Wednesday, June 9, 2010

"Always Be Closing". Glee again makes up for flawed middle with grand finale.

In a day when Lost can't wrap up their six-year run without negating everything that came before it, and even 24 can't end with a bang thanks to an upcoming movie version (the series finale was remarkably similar to the finale of season four), it's nice to see a final episode, even just a season finale, go out with a little style. Yes, the Glee mid-season finale was sharper and better paced, especially as two of the dramatic highlights (the kids doing a song for their teacher and Will making one last play for Emma) were reruns of last year's mid-season climax. Yes most of the break-out characters were put on the sidelines to focus to the original leads: Will, Sue, Finn, and Rachel. Yes, it's absolutely absurd that a character who has confessed to attempting to fix a dance competition just months ago would be allowed to judge a higher level of said competition. And the insertion of Rachel's long-lost mother proved to be a big fat deus ex machina to allow a known character to adapt Quinn and Puck's newborn.

But, in terms of entertainment-value, this was a pretty solid finale, giving the core fans what they wanted while allowing for apparent forward progression to the core character relationships. This was in many ways a return to the basic appeal of the original pilot, with idealistic Will battling the cynically-realistic Sue while Finn and Rachel looked quite hot while making goo-goo eyes at each other and singing power ballads. The music sequences were all pretty solid (using stuff as knee-tappingly fun as Journey is almost cheating), the cast was game, and kudos to Ryan Murphy for having the guts to have the big performance in the first act of the episode. Alas, the climactic Somewhere Over the Rainbow only proved that Sam Lloyd may be a better singer than Matthew Morrison. A show like Glee is often a beginning and end with a struggle to stay interesting in the middle. That's the advantage of having colorful supporting characters (Artie, Mercedes, Kurt) to focus on. But, similar to the earlier seasons of Smallville (which once had the very best cliffhanger finales on network television), it was the sheer forward momentum of beginning and ending that allowed this quirky, flawed, but fascinatingly watchable pop-experiment to thrive. After all, everything else is just the journey.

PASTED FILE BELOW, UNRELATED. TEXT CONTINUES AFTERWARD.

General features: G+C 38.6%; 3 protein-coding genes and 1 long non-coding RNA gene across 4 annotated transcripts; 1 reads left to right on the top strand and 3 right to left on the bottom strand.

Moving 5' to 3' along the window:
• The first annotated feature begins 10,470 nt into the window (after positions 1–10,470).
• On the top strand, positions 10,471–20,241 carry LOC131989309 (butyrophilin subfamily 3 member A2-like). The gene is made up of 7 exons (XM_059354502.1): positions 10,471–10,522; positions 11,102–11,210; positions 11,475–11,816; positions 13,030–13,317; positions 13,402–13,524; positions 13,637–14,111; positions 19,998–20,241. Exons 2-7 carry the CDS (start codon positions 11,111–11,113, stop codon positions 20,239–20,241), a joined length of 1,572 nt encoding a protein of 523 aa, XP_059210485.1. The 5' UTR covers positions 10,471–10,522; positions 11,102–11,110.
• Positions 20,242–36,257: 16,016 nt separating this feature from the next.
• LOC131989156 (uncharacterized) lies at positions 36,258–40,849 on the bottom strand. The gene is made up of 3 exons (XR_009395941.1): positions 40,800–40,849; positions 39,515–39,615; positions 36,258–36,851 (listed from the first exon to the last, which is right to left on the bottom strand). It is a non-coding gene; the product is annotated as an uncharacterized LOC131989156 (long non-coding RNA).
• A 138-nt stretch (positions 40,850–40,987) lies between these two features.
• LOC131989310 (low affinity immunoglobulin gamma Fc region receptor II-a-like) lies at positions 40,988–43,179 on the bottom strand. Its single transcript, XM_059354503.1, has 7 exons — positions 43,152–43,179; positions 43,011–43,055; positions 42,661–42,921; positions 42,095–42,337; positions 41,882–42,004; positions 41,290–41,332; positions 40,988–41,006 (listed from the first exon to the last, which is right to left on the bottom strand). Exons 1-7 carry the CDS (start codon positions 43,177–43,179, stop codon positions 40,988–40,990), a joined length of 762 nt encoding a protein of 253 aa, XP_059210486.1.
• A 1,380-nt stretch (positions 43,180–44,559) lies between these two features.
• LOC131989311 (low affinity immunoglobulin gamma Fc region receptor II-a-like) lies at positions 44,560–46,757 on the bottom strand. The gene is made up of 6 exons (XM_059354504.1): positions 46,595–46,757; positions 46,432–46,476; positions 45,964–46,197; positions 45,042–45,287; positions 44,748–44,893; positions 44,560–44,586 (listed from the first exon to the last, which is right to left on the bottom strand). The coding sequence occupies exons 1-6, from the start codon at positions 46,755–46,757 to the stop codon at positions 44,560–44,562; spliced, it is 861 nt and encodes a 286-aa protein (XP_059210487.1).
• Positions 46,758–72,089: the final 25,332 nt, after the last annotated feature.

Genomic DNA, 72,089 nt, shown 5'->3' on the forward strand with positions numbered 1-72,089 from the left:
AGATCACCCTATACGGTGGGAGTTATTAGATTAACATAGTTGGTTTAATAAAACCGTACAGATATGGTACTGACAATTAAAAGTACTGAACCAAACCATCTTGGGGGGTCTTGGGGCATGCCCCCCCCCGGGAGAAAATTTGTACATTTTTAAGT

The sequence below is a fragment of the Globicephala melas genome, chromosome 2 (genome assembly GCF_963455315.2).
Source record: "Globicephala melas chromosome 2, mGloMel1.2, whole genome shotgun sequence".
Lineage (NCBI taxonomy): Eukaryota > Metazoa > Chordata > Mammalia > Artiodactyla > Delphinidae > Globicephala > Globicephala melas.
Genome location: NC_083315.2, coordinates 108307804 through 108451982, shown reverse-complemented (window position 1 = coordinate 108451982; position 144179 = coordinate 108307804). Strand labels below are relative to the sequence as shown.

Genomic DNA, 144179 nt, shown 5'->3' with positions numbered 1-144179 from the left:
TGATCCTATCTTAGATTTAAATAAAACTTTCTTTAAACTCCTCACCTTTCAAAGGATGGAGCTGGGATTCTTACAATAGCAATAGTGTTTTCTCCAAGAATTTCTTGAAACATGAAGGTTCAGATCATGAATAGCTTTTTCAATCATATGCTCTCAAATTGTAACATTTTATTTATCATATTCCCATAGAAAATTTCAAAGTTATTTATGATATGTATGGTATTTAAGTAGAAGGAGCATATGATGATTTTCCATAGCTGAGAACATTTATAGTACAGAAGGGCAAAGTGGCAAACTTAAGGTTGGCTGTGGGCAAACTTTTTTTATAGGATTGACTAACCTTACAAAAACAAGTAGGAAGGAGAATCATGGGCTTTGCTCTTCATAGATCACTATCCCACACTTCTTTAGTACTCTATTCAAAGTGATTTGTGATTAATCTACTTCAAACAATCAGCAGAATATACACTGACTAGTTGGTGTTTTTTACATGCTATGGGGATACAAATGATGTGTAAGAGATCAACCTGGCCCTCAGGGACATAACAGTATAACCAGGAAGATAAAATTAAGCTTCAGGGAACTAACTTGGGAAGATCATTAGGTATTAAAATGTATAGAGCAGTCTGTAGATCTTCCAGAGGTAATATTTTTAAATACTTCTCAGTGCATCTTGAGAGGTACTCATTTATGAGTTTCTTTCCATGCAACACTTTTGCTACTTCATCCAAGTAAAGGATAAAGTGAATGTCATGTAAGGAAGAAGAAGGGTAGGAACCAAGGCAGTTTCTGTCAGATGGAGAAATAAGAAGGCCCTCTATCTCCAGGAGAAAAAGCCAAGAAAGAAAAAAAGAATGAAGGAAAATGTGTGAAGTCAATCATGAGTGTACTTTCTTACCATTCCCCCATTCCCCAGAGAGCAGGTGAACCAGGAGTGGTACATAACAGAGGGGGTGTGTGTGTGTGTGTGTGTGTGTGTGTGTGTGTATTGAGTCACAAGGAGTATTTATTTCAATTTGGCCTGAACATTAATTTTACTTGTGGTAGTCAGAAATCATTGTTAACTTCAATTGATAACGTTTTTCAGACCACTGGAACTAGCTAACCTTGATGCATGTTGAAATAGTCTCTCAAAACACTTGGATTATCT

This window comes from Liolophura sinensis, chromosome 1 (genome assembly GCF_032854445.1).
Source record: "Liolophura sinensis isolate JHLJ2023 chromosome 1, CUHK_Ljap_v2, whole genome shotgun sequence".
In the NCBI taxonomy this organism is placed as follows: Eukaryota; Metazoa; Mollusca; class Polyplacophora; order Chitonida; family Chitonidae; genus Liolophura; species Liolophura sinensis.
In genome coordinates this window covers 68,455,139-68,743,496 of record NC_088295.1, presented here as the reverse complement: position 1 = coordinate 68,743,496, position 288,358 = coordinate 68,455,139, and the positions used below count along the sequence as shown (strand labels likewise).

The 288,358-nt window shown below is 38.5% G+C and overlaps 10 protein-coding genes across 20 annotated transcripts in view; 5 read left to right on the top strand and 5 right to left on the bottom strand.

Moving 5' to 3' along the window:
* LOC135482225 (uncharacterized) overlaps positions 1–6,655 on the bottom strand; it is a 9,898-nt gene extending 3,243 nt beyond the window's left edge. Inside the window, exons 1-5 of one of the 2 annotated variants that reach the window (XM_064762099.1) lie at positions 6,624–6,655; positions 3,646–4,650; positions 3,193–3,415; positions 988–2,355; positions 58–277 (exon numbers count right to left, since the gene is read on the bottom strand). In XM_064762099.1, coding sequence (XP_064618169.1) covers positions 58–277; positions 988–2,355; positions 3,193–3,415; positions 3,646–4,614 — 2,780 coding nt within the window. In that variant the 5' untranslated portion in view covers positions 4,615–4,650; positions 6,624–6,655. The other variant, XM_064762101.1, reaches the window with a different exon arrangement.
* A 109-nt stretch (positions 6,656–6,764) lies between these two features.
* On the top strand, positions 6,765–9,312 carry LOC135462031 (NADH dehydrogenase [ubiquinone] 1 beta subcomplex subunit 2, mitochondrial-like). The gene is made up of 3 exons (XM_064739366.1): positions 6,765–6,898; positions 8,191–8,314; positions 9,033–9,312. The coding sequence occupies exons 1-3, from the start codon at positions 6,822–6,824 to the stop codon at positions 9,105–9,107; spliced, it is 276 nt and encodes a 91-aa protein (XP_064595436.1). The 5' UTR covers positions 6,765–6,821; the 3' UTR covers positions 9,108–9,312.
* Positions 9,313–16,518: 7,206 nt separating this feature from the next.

Scott Mendelson


Ken said...

Lost's ending negated all six seasons before it? Huh? The plane wreckage in the end credits wasn't connected to the story.

Scott Mendelson said...

I wrote extensively about the Lost finale last month. My issues had nothing to do with the end-credits footage.


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